# Introduction to Matlab syntax

## Entering Arrays

The real key to using Matlab effectively is learning to think in terms of matrices. In matlab terminology, they are also called arrays, though arrays can be of more than two dimensions and can contain data other than numbers. Most of the time, I will fail to make a distinction, except that I'll tend to speak of vectors when an array is only a single row or column, matrices when an array has multiple rows and columns, and arrays when the data have more than two dimensions or contain something other than numbers.

The simplest form of matrix in Matlab is a scalar, dimensions 1 x 1:

a = 5;

There are two types of vectors in Matlab, row vectors...

vr = [1 , 2 , 18 , 36];
size(vr)
ans =

1     4

(for which we can omit the commas)

vr = [1 2 18 36];

...and column vectors:

vc = [5 ; 20 ; 15 ; 20]; %semicolons in brackets are NOT the same as semicolons at end of line
size(vc)
ans =

4     1

We turn a row vector into a column vector by transposing

vrt = vr';
size(vrt)
ans =

4     1

We can make a matrix by stacking row vectors

A = [ [1 5 7] ; [2 18 10] ];

or lining up column vectors

B = [ [8 ; 9 ; 16] [7 ; -2 ; -3] ];

We can also use concatenation operators

A = vertcat([1 5 7] , [2 18 10]);
B = horzcat([8 ; 9 ; 16] , [7 ; -2 ; -3]);

Again, we can flip rows and columns by transposing

A
A'
A =

1     5     7
2    18    10

ans =

1     2
5    18
7    10

## Extracting Data: Slicing

The process of extracting data we call indexing ("slicing" in some other languages). Indexing in Matlab is always of the form (row,column,dimension 3,dimension 4, ...).

For example, we can get single elements of A by using subscripts:

A(1,2) %first row, second column
A(2,3) %second row, third column
ans =

5

ans =

10

But we can also get entries by using indices (single numbers):

A(1)
ans =

1

And we can convert from one to the other by using special functions like sub2ind:

this_ind=sub2ind(size(A),2,2) %convert the subscripts (2,2) to an index for a matrix of size(A)
A(this_ind)
this_ind =

4

ans =

18

This may seem confusing, but there's a very simple relationship that sub2ind,|ind2sub|, and other functions take advantage of:

In Matlab, array entries are always numbered down the rows, moving left to right through the columns.

If arrays have more than two dimensions, entries are numbered first down rows, then across, columns, then finally in the third dimension. In Matlab terminology, everything in the 2-d matrix on the first "page" is listed before everything on the second page.

## Digression: Under the hood

But why is this? Under the hood, Matlab stores all matrices as long vectors. When you ask for specific entries, it converts the (row,column) notation to a vector index and grabs that. That's why it's so easy to change the dimensions of vectors, as we'll see below. It's also the reason that we can extract values from a matrix two ways: using subscripts (row,column) and linear indices.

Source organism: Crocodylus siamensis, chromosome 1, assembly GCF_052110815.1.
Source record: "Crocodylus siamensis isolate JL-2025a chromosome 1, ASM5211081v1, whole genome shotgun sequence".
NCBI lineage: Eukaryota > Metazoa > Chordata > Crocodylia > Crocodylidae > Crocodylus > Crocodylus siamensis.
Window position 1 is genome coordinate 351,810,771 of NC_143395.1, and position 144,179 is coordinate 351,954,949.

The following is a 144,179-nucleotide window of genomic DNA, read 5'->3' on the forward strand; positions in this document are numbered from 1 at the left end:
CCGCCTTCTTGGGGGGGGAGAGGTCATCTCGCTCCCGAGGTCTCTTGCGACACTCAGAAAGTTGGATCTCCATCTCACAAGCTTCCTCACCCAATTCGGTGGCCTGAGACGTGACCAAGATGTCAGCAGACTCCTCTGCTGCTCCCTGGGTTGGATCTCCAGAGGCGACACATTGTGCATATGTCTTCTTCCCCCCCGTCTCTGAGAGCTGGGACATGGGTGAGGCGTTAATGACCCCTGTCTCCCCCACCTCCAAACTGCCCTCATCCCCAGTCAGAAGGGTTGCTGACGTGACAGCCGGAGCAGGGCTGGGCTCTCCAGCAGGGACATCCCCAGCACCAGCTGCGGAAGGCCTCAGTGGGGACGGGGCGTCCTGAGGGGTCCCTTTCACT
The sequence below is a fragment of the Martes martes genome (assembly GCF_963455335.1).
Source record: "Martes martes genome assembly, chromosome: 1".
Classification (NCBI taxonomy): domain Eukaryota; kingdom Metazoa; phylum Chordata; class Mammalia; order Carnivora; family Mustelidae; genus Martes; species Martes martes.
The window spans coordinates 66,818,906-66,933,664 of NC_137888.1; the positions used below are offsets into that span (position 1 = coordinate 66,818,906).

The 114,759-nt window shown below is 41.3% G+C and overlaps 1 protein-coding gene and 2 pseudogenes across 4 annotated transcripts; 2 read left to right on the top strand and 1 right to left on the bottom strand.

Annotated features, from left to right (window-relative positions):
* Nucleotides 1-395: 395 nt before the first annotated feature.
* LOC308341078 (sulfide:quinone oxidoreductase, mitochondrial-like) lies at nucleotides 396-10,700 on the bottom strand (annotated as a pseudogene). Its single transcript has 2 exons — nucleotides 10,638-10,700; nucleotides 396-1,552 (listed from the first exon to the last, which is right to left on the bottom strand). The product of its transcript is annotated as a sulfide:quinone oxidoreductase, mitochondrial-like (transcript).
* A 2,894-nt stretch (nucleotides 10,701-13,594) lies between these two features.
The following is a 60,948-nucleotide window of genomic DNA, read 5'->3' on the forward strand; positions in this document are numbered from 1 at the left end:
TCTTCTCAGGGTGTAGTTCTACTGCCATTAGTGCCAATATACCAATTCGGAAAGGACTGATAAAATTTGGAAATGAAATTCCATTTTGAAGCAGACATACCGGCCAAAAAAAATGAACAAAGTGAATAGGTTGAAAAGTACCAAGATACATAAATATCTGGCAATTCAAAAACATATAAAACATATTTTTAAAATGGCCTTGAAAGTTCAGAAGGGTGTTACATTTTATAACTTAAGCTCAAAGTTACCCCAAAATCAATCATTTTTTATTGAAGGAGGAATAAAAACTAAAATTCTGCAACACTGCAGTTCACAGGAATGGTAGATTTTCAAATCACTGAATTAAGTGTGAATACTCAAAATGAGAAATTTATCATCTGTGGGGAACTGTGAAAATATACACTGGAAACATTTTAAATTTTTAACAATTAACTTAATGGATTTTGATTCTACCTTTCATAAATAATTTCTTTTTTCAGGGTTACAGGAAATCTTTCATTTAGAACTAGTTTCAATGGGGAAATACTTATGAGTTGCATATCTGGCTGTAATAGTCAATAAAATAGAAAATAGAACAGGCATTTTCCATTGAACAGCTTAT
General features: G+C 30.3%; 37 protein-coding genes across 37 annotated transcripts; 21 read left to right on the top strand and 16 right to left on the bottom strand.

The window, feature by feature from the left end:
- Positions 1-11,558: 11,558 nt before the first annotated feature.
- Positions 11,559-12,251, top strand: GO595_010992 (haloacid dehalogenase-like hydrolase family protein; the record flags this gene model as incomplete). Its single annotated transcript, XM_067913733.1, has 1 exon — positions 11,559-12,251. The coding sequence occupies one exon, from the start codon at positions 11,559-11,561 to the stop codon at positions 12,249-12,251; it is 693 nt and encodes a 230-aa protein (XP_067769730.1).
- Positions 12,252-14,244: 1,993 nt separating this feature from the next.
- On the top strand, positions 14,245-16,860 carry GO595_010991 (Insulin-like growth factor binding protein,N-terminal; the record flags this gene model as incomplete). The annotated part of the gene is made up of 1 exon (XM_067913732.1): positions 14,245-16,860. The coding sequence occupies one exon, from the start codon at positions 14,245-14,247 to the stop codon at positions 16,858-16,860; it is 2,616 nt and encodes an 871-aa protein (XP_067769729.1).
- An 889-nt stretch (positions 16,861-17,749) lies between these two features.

For example, say we want to list the elements of the array in sequence:

A(1), A(2), A(3), A(4)
ans =

1

ans =

2

ans =

5

ans =

18

See the pattern? Matlab stores entries in what's called "column major" order. That is, when numbering indices, it goes down the first column, then the second column, then the third, etc., continuing to count. This is why we need to know the size of a matrix before we can convert subscripts to indices.

What's important about all of this is that we can treat any matrix in Matlab as a vector (one index) or an array (multiple indices), depending on which is more convenient. We'll see plenty of examples as we go along.

Final Note: Also, for completeness, we can go in reverse

[ind_row,ind_col]=ind2sub(size(A),6)
ind_row =

2

ind_col =

3

(The brackets and vector on the left of the equals sign we'll explain later. Briefly, this is what we have to do when we ask Matlab to perform an operation and need to get more than one answer back.)

## More data extraction

There are a few additional ways we can get data out of Matlab matrices

vv = 1:3
vv =

1     2     3

means "make a row vector starting at 1 and ending at 3, stepping by 1." Thus

A(vv)
ans =

1     2     5

gets the first three entries of A.

Slightly more complicated:

A([1 2],3) %get the first and second rows, third column
A(1:2,3) %same thing
A(1:2,[1 3]) %get first and second rows, second and third columns
ans =

7
10

ans =

7
10

ans =

1     7
2    10

In addition, Matlab offers us some other shorthand for common indexing operations. For instance, when selecting subsets of arrays, a colon with no numbers means "all":

A(:,3) %all rows of A, third column
A(1,:) %entire first row of A
A(:,:) %everything in A
A(:) %get all entries of A (treating it as linearly indexed)
ans =

7
10

ans =

1     5     7

ans =

1     5     7
2    18    10

ans =

1
2
5
18
7
10

N.B.: no matter what A is, A(:) is always a column vector. This will come in handy later.

Along the same lines, end is another special word:

A(:,end) %last column of A
A(:,end-1) %next-to-last column of A
ans =

7
10

ans =

5
18

WARNING: end gets used other places in Matlab for special things. Using it outside of an indexing operation will cause an error.

NEVER name a variable end or any other special Matlab keyword (for, if, cell, switch, etc.).

## Summary

Indexing takes a while to get a feel for, but it will eventually become second nature. For more help, see the Indexing Cheatsheet